Jose Luis Gomez Diaz: Yeah, the challenge was to make it feel like it was real. You are there, and it’s true to [Brittney’s] artwork and true to VR. You are transported to a different place that is believable, right? So yeah, there were some challenges. We also struggled with the transitions; the transitions are really hard right at the beginning. The characters look like the characters from the movie, and then we transition [the audience] into the Enchanted Forest. Being able to show the two styles, but keeping it real, was the challenge.
T: What was the most challenging part in “Myth” to build this transition? From going from a cabin in Arendelle to the Enchanted Forest, was there a challenge in Brittney’s artwork, a challenge that kept coming up?
Jose: I think that there are many, many challenges. But it’s something cool! This team, we all love pushing it and getting these effects just right, and [Jeff] can tell you the challenges of the stories. I can tell you the technical stuff, such as frame rate and all that boring stuff. You need to run at 90 frames per second, and we have a lot of different stuff. Everything is changing. You are in the forest, but there is not a moment that is like the previous one. Different colors, one is raining, one is winter, one is day, one is night; it’s like eight minutes long, but it feels like, you know, the full range of things. And on top of all that, there are no cuts. In a movie, there is one scene, and then you move on to the next one. So all the transitions [in VR] have to make it seamless. Jorge can talk a bit about how from one scene to the other and without feeling, like, “hey, you have to look here!” and instead you feel like it’s flowing in different places.
Jorge: Even with Cycles, clarity was the name of the game. Clarity, clarity, clarity. If the beats would flash, we couldn’t follow it, and the audience wouldn’t care. So that was something really good to figure out at the beginning. And also, the range and composition. We played with a whole world. At first, we wanted to move through the architecture of the room. But now we have the architecture of the forest. This was something that we wanted to play with, to give the viewers something to look for.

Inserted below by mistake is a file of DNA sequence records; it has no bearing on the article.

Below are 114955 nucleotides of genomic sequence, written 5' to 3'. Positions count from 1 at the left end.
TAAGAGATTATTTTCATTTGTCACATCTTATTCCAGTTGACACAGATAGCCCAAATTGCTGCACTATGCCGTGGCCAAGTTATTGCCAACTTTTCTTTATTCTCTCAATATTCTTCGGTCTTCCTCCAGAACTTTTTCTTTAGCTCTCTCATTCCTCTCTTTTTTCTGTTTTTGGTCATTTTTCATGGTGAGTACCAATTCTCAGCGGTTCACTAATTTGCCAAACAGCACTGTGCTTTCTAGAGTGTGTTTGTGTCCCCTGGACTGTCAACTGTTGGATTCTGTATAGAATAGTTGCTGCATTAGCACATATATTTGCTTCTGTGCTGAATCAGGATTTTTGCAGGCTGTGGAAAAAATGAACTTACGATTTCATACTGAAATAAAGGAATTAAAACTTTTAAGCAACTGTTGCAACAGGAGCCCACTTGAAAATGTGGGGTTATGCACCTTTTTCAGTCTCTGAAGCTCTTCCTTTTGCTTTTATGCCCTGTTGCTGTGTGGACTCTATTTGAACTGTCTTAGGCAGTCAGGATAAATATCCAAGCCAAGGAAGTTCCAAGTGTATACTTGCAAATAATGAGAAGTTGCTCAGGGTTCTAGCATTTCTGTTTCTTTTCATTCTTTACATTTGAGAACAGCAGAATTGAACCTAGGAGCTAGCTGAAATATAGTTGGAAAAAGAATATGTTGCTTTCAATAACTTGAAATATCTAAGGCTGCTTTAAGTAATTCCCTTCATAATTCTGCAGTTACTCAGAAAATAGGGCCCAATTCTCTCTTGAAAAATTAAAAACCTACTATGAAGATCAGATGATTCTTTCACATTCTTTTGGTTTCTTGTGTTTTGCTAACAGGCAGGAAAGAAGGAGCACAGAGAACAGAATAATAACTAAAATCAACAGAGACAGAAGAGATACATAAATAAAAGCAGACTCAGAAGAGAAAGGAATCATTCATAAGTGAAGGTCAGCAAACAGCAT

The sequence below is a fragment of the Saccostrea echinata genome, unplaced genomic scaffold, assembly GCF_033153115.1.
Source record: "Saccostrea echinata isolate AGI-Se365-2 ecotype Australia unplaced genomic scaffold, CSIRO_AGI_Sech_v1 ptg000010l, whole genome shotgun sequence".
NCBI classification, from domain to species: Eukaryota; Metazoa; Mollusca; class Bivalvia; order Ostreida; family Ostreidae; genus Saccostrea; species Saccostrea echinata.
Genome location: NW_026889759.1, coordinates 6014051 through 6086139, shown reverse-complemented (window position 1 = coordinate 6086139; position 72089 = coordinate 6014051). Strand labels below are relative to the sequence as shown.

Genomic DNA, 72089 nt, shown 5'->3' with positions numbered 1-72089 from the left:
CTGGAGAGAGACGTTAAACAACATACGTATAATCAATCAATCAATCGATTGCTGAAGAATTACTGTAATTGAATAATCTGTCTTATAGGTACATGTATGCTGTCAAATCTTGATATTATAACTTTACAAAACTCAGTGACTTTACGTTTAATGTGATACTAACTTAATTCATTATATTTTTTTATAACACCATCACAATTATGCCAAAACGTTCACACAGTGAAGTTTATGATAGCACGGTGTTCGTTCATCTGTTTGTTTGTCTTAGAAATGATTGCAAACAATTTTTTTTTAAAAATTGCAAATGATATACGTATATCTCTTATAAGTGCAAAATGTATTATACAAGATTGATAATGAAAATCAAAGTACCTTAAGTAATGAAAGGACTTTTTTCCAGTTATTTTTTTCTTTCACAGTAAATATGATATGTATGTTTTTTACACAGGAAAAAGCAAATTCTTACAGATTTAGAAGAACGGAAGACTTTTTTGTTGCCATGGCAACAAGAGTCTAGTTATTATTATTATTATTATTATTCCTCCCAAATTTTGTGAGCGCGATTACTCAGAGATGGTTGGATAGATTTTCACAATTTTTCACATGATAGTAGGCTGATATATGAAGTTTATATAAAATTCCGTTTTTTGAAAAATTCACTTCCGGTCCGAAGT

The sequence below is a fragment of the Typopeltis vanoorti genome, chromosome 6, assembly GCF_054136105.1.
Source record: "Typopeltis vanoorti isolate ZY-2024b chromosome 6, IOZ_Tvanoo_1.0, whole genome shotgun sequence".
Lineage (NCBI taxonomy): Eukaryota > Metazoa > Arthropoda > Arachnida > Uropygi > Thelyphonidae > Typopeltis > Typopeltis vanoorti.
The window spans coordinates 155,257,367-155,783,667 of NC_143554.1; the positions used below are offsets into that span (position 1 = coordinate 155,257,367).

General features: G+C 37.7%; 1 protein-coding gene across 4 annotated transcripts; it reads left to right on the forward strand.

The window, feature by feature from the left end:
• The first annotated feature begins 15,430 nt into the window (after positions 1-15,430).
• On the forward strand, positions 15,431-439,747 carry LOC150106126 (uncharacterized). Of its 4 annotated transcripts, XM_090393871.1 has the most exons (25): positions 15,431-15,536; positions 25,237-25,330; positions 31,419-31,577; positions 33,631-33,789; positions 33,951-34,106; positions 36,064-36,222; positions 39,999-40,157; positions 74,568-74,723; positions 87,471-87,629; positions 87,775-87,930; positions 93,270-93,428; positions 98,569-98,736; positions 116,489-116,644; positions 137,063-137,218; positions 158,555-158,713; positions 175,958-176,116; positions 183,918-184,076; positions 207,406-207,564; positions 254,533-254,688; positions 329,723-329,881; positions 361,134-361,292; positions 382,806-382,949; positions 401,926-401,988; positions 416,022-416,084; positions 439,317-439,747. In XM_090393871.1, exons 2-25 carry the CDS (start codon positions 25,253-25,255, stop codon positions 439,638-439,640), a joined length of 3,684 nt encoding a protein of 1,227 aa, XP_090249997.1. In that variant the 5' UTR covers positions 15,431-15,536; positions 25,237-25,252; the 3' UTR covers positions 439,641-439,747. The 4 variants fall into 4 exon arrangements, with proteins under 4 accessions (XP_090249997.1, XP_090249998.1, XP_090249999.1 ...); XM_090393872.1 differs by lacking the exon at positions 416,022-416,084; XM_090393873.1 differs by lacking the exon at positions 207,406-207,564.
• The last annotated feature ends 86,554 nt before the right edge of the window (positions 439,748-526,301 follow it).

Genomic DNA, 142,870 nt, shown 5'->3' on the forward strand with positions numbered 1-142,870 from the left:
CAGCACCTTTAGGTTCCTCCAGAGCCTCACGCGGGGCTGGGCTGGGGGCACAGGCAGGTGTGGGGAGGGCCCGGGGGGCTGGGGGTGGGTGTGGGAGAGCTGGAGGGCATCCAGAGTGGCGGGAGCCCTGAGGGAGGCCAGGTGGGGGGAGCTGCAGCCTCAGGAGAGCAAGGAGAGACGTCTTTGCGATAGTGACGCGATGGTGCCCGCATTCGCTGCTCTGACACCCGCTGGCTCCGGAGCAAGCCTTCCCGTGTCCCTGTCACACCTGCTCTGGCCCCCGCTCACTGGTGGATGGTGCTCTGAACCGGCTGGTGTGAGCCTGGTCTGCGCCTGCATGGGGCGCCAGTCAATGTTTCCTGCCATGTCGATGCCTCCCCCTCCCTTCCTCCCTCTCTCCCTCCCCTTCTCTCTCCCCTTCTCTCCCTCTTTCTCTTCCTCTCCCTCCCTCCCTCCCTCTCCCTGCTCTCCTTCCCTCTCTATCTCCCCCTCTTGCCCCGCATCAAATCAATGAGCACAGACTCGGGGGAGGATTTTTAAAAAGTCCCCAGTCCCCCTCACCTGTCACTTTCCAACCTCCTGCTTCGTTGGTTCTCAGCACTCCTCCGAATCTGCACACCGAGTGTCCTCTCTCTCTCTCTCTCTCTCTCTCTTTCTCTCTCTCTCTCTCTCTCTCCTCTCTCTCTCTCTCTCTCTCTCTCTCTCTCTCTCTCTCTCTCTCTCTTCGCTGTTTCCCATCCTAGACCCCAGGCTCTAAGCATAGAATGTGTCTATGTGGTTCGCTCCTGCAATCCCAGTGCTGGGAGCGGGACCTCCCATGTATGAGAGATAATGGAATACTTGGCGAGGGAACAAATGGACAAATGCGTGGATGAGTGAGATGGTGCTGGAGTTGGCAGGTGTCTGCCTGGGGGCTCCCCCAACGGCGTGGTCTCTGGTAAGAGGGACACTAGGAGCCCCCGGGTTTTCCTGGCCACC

Jeff: If you notice, there’s a lot of windows. There’s the obelisk window, there’s the window over here where the reindeers are playing, there’s the window where the Nokk comes out. So there’s a lot of compositional elements that come out. It may not come across as leading the audience, but we’re using a lot of the same composition as movie; the stage frame and bringing that into the art. One of the great visual moments brings back Disney classic. If you notice in a lot of Disney 2-D animation films, the fire is 2-D, the water splash is 2-D animation. The spirit of the background of this short film is all the 2-D animation of Disney classics. So trying to lean in on that heritage, and even the styles of like Eyvind Earle and Mary Blair, make it feel very Disney but in this new medium.
T: There is so much of the visual elements that remind me of Mary Blair’s work. One of my favorite scenes is when Nokk trots in front of the viewer and the sequence slows down. Is this still filmed at 90 frames per second?
T: So how does that work? Because I think there’s a moment with the Earth Giants that everything slows down. So technical aspect, how does that work?
Jose: Well, I mean, everything runs at 90 fps. In that version, it’s 80 frames per second which is what that headset runs, but yeah, there was a lot of optimization. And how to frame it properly. We try to never compromise the art, so it was a challenge to decide between the story and the visuals, you know? For example, in that fifth element, with the music. The particles are reacting to the music. There was a moment when it wasn’t reacting at all, so we had to find a way to combine things or change things, but never compromising the art. Making sure the experience is good, and never losing the immersion. That’s the challenge.